In the Footsteps of the Vikings
Travel trough the Europe following the ancient Vikings' routes!
History and Travel Portal
Use the compass for the next location!
Or look at the MAP!
Find your town in the map and use the link to go straight to the location!
FoVi portal and game:
The Vikings once travelled in wide areas of Europe, Asia, and even America. So more and more cities and municipalities will be shown in FoVi portal by the time. Enjoy travelling In the Footsteps of the Vikings! It's free thanks to our sponsors. The game will be released spring 2012.
New game coming
Professor Toro & Kim Kollektor
St. Petersburg, Russia
Saint Petersburg was founded by Tsar Peter the Great 1703. From 1713 to 1728 and from 1732 to 1918, Saint Petersburg was the capital of Russia. In 1918 the central government bodies moved from Saint Petersburg (then named Petrograd) to Moscow. It is Russia's second largest city after Moscow with 4.6 million inhabitants. Saint Petersburg is a major European cultural centre, and an important Russian port on the Baltic Sea. (Wikipedia )
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Saint Petersburg was, for a long time, capital of the Russian Empire.
View on Admiralty from Saint Isaac's Cathedral in Saint Petersburg (Russia). 19th-century photochrome print (1890â€”1900).(Public Domain)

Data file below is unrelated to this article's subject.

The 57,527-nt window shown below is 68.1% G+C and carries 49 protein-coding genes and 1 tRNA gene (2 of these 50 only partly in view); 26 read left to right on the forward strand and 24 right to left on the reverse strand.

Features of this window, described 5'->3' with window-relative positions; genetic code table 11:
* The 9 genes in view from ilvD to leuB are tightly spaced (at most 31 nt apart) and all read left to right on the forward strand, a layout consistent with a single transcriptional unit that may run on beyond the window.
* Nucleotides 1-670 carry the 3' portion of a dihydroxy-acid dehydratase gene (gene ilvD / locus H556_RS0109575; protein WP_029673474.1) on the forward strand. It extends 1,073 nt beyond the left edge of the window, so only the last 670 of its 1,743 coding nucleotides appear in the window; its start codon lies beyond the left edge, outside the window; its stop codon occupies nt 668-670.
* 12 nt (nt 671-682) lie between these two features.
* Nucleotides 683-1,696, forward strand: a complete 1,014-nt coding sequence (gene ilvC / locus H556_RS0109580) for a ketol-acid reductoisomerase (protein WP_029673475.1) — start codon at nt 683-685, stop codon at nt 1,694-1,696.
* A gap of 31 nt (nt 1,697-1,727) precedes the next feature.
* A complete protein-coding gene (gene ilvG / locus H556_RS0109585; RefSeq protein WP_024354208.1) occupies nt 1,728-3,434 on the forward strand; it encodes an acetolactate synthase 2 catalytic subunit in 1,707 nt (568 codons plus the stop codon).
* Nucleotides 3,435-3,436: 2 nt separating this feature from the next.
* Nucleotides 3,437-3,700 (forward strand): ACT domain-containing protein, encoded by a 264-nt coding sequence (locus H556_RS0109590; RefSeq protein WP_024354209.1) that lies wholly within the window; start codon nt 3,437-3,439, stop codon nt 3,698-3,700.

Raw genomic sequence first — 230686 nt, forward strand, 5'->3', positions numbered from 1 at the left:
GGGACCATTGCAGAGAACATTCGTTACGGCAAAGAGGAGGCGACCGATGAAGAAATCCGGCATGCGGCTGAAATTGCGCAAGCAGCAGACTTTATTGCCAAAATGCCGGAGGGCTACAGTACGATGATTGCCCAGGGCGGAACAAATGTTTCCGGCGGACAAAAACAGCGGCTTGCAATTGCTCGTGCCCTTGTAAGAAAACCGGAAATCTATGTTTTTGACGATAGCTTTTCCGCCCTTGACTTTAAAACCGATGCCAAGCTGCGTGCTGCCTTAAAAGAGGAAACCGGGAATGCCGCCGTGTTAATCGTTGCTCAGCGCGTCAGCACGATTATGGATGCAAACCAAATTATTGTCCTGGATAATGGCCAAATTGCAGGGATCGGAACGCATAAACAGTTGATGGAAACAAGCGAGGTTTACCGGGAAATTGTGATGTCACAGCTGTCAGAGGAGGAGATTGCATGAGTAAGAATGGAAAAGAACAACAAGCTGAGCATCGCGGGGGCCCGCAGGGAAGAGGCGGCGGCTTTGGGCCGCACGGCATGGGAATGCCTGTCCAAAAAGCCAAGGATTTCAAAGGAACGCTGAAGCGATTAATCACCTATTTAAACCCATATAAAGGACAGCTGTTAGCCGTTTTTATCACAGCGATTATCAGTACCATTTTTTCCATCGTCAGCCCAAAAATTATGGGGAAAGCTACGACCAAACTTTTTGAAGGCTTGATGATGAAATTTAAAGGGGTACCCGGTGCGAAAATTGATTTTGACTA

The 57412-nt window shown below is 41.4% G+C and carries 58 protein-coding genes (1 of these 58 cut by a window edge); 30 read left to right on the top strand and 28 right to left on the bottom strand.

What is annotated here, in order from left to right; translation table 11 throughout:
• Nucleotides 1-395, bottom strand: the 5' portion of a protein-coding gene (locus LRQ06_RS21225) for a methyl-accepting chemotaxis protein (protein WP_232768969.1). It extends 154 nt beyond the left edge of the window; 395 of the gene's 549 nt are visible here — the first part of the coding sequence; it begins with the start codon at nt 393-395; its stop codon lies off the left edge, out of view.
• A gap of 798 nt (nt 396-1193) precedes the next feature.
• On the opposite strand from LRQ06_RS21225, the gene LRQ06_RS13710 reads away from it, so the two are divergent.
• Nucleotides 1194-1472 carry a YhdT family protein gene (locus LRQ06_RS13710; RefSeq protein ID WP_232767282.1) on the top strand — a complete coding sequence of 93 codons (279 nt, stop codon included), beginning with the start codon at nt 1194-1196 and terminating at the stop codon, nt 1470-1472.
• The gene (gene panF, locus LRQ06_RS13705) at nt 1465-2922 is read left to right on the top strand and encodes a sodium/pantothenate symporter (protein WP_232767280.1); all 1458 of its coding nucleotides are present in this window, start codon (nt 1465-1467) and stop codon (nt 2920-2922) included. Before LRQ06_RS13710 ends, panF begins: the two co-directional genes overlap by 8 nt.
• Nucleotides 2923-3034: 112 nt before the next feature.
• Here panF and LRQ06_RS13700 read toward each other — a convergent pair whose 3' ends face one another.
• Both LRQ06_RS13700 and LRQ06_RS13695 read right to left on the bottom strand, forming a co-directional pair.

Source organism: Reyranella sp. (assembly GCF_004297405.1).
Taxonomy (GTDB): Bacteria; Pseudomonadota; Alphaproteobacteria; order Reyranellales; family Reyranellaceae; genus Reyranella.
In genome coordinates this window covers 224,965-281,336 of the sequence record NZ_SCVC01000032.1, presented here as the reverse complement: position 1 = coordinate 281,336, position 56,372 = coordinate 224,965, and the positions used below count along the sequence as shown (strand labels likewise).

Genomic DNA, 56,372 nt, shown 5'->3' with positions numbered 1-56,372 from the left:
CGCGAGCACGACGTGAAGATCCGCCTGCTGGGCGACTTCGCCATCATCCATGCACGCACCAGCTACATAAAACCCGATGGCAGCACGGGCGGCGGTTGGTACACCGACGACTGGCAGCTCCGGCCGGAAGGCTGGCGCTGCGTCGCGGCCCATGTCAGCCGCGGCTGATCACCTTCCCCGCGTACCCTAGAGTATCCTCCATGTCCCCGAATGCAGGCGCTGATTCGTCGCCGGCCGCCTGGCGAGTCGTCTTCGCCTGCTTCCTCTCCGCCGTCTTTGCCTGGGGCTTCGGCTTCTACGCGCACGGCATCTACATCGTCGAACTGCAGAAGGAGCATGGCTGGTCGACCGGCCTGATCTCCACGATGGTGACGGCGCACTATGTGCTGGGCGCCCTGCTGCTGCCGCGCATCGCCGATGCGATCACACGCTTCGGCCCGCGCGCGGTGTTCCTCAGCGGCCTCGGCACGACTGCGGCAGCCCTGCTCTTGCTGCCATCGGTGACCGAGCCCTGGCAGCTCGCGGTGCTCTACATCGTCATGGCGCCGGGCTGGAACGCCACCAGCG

Loviisa sponsors Fovigame. An agreement signed 2012-05-04.
"Vikings" as TV Series from MGM and HISTORY Channel.
Multi-language support by Google Translate removed, at least temporarily.
Loviisa sponsors Fovigame. An agreement signed.
New news available! Look at the left beneath!
FoVi project sponsored by:
A Viking Treasure found in Gotland, Sweden
A bronze vase, with thousands of silver coins, has been found in Gotland island, outside the east coast of Sweden. The treasure is exceptionally large for its age. Archaeologists consider whether it was ment to be a safety deposit or perhaps a purse for the afterlife. More...
BEAR TOOTH - an Archaeological Exhibition in the Museum of Loviisa, Finland
The museum's prehistoric exhibition is open from April 22 to September 30, 2012, and presents Loviisa region Stone Age and Iron Age discoveries as well as dwellings. The exhibition includes tools, arrowheads, jewelry and ceramics.
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Picture: Victor R. Lambdin
Picture: Tero Lindfors
The Varangians or Varyags sometimes referred to as Variagians were Scandinavians, often Swedes, who migrated eastwards and southwards through what is now Russia and Ukraine mainly in the 9th and 10th centuries.
The term Varangian remained in usage in the Byzantine Empire until the 13th century, largely disconnected from its Scandinavian roots by then. Having settled Aldeigja (Ladoga) in the 750s, Scandinavian colonists were probably an element in the early ethnogenesis of the Rus' people, and likely played a role in the formation of the Rus' Khaganate. (Wikipedia)
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